Ideasolv LLC v. Rouge et al

Filing 18

ORDER denying Defendants Geante Rouge, SARL's and Youssef Aarab's Motion to Dismiss Plaintiff Ideasolv's complaint for lack of personal jurisdiction 13 . IT IS FURTHER ORDERED granting Defendants Geante Rouge, SARL's and Youssef Aarab's Motion to Dismiss Count Three (Common Law Fraud) claim, per the parties' stipulation. (Doc. 13 ; Doc. 16 .) IT IS FURTHER ORDERED denying Defendant Youssef Aarab's Motion to Dismiss Count Two (Unjust Enrichment) for failu re to state a claim 13 . IT IS FINALLY ORDERED that the remaining claims are (1) breach of contract against Geante; (2) unjust enrichment against Geante, Aarab, and Djuna; and (3) common law fraud against Djuna. (Doc. 1 -3.) Signed by Judge Michael T Liburdi on 8/01/2022. (REK)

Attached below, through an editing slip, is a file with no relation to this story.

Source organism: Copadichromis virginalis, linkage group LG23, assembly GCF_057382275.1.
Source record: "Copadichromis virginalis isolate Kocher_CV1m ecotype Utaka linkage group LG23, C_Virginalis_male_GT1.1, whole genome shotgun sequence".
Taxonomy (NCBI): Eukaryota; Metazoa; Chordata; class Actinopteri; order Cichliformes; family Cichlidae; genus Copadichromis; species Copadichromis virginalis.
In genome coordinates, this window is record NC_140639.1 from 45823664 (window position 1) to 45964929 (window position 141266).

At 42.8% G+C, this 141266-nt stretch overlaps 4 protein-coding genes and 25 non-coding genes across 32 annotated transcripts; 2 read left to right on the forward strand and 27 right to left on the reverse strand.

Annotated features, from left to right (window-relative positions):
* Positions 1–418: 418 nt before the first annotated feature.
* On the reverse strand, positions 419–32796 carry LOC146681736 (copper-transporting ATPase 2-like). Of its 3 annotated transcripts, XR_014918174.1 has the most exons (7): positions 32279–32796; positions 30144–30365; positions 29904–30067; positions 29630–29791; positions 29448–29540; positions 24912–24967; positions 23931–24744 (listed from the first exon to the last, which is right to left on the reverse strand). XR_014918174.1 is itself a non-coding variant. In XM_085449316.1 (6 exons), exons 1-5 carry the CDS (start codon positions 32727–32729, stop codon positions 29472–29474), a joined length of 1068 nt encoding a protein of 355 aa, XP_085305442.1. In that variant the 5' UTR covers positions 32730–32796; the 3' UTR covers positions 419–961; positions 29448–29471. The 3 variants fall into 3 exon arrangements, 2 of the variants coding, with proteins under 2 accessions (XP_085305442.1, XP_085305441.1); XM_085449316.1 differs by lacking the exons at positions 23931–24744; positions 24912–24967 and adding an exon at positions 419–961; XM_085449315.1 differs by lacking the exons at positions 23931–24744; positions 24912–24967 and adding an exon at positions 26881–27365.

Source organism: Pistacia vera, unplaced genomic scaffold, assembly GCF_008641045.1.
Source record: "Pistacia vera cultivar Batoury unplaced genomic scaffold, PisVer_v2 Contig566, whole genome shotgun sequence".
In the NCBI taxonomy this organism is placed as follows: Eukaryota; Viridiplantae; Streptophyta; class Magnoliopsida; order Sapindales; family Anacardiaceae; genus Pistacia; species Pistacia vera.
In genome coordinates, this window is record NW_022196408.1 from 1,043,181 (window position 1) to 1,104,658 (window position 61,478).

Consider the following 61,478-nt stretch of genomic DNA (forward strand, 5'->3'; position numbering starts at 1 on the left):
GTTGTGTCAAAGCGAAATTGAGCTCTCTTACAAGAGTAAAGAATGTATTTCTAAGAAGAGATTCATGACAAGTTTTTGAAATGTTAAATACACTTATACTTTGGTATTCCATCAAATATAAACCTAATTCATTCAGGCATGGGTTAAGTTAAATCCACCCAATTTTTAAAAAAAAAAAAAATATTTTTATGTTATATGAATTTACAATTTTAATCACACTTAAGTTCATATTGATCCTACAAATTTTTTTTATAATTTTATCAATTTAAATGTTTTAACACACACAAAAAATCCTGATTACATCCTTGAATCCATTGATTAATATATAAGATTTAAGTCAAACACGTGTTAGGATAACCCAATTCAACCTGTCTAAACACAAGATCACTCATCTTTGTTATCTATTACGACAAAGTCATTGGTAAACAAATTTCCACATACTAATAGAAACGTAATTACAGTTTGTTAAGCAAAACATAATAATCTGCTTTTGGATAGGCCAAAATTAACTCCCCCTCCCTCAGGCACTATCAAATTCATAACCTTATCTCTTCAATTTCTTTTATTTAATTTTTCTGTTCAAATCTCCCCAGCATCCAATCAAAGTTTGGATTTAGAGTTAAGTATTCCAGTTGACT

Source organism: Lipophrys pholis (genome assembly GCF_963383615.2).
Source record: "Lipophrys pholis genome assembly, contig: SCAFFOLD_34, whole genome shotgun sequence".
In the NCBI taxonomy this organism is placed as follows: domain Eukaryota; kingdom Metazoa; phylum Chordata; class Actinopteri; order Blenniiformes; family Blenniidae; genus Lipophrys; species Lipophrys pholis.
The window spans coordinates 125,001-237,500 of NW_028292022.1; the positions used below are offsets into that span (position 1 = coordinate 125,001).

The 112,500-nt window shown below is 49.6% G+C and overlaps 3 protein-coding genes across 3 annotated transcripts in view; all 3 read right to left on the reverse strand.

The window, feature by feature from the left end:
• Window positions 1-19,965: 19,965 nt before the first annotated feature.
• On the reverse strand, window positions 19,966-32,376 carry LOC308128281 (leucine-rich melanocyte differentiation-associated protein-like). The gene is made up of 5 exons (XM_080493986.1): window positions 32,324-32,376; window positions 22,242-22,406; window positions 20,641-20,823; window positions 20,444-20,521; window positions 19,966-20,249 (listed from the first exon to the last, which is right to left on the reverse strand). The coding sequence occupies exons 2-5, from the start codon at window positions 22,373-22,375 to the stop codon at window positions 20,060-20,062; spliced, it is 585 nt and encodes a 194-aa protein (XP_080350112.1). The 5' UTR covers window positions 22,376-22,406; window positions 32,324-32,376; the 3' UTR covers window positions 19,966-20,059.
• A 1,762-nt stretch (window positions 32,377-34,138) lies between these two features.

Download PDF